Et tu, Brute? Andy Serkis as the ape-leader Ceasar.
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Monkey business: Dawn of the Planet of the Apes is smart, ravishing and bleak

The latest addition to the Planet of the Apes franchise is the toughest yet - the transition from playful ape and human interaction to bloody horror comes across as scarily plausible.

Dawn of the Planet of the Apes (12A)
dir: Matt Reeves

Caesar, Ash, Rocket, Blue Eyes. No, not the members of a new boy band but the hirsute protagonists of the latest instalment in a franchise that is both long-running and long of title. After previous outings such as Beneath the Planet of the Apes and Slightly to the Left of the Planet of the Apes, we now have Dawn of the Planet of the Apes. Beginning with the eradication of mankind by the simian flu that spread at the end of the last film, Rise of the Planet of the Apes (2011), the new picture is the bleakest in a series that was never exactly all-singing, all-dancing.

It is also smart and visually ravishing – at times even Constable-esque in its moist, verdant landscapes – without ever stinting on thrills. The only audiences likely to be disappointed are those expecting a dumbing-down or a lightening-up. Let’s put it this way: if the series ever spawns a movie entitled Light at the End of the Tunnel of the Planet of the Apes, I’m a monkey’s uncle.

One of the surprises of Rise of the Planet of the Apes, which rebooted the series and felt like the documentary Project Nim remade as an action blockbuster, was the moment halfway through when the laboratory apes began to communicate among themselves in sign language, subtitled for our benefit. It was odd to eavesdrop on what the animals thought about their human captors – about us.

This time, it’s a different world. The apes dwell in sophisticated forest encampments and talk of humans much as we might now mention Woolworths, mockingly but with a tinge of nostalgia. The merest shrug between apes translates into many subtitled sentences; they converse so economically, it’s like being in the company of several hundred Robert Mitchums. But they have also increased their spoken vocabulary and can say “family”, “future”, “home” and other rudimentary nouns. Never mind monkeys, typewriters and the collected works of Shakespeare: this lot is already capable of turning out a Tony Parsons novel.

Caesar remains the charismatic, even-tempered leader, cognisant (unlike many of his fellow apes) of the good that humans can do, as well as the ill. He is played by the British actor Andy Serkis, the undisputed king of motion-capture performance, for which an actor wears a skin-tight, blue suit studded with lights (imagine a raver on the late-1980s acid house scene), enabling whatever he or she does to be translated by computer into an animated performance. The technology is so advanced that we can no longer see on-screen where the actors end and the apes begin.

Serkis (a former Mike Leigh regular whose motion-capture career began when he was cast as Gollum in the Lord of the Rings films) nabs the most brooding close-ups. He gives Caesar a trademark incredulous stare that gets a big laugh. Head bowed and eyes raised, he seems to be saying, “You’re shitting me, right?” And his pathos is bottomless. The film ends with his soulful peepers staring out at us, imploring and accusing.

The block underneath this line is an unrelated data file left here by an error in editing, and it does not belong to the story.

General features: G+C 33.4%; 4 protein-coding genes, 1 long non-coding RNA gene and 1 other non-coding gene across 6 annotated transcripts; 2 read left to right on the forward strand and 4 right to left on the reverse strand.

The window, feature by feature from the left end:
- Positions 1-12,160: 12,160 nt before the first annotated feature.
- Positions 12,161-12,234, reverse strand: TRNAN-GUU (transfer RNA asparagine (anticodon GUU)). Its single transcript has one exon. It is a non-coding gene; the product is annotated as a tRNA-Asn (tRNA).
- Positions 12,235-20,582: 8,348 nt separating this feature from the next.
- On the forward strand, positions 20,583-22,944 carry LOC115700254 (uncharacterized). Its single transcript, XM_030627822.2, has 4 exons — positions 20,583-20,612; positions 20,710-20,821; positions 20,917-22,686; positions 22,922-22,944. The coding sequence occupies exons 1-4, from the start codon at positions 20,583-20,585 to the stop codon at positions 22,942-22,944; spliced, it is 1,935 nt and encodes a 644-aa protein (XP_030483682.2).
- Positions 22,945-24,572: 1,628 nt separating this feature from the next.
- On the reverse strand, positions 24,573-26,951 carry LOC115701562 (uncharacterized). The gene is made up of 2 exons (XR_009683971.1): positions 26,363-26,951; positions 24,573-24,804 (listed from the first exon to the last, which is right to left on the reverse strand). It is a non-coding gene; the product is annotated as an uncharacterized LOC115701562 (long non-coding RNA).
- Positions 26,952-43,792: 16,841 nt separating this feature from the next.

When the apes discover a settlement of humans not far from the forest, they are torn between those represented by Caesar, who want to help the stragglers, and those led by Koba (Toby Kebbell), who makes Stalin look as cute as a PG Tips chimp. The rest of the film explores these tensions with admirable thoroughness. Arguments are lucid on both sides, actions intelligible. Everything will be going fine and then a human will jeopardise it by doing something rash. Or else the humans will be playing ball when Koba or his allies will lash out. One scene showing apes mingling with humans is terrifying in the suddenness with which it tips from tomfoolery to horror – and highly plausible.

Can the apes and the humans ever co­exist peacefully? Don’t bet on it – the franchise would be over if they did. Sometimes, though, the unlikely happens. Caesar finds a dusty camcorder, unused for decades, which bleeps magically into life at first try. Then there’s that defunct movie series about a world overrun by apes, the subject of a dreadful salvage attempt in 2001 by Tim Burton, which has now delivered a pair of cerebral and suspenseful action thrillers. Anything’s possible.

Ryan Gilbey is the New Statesman's film critic. He is also the author of It Don't Worry Me (Faber), about 1970s US cinema, and a study of Groundhog Day in the "Modern Classics" series (BFI Publishing). He was named reviewer of the year in the 2007 Press Gazette awards.

This article first appeared in the 16 July 2014 issue of the New Statesman, Our Island Story

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Politicians and fashion? Why their approach can be telling

My week, from spying on the spies to Theresa May’s fashion charm offensive – and how Sadiq stole hearts.

About nine months ago I was asked if I wanted to spend a morning with Zac Goldsmith, as he appeared to be wakening from the slumber that had obviously taken hold of him when he decided to run for mayor of London. However, after about three minutes in his company (maybe less, actually) I realised that not even his campaign team – let alone voters in the Borough of Southwark – thought he had a hope in hell of winning.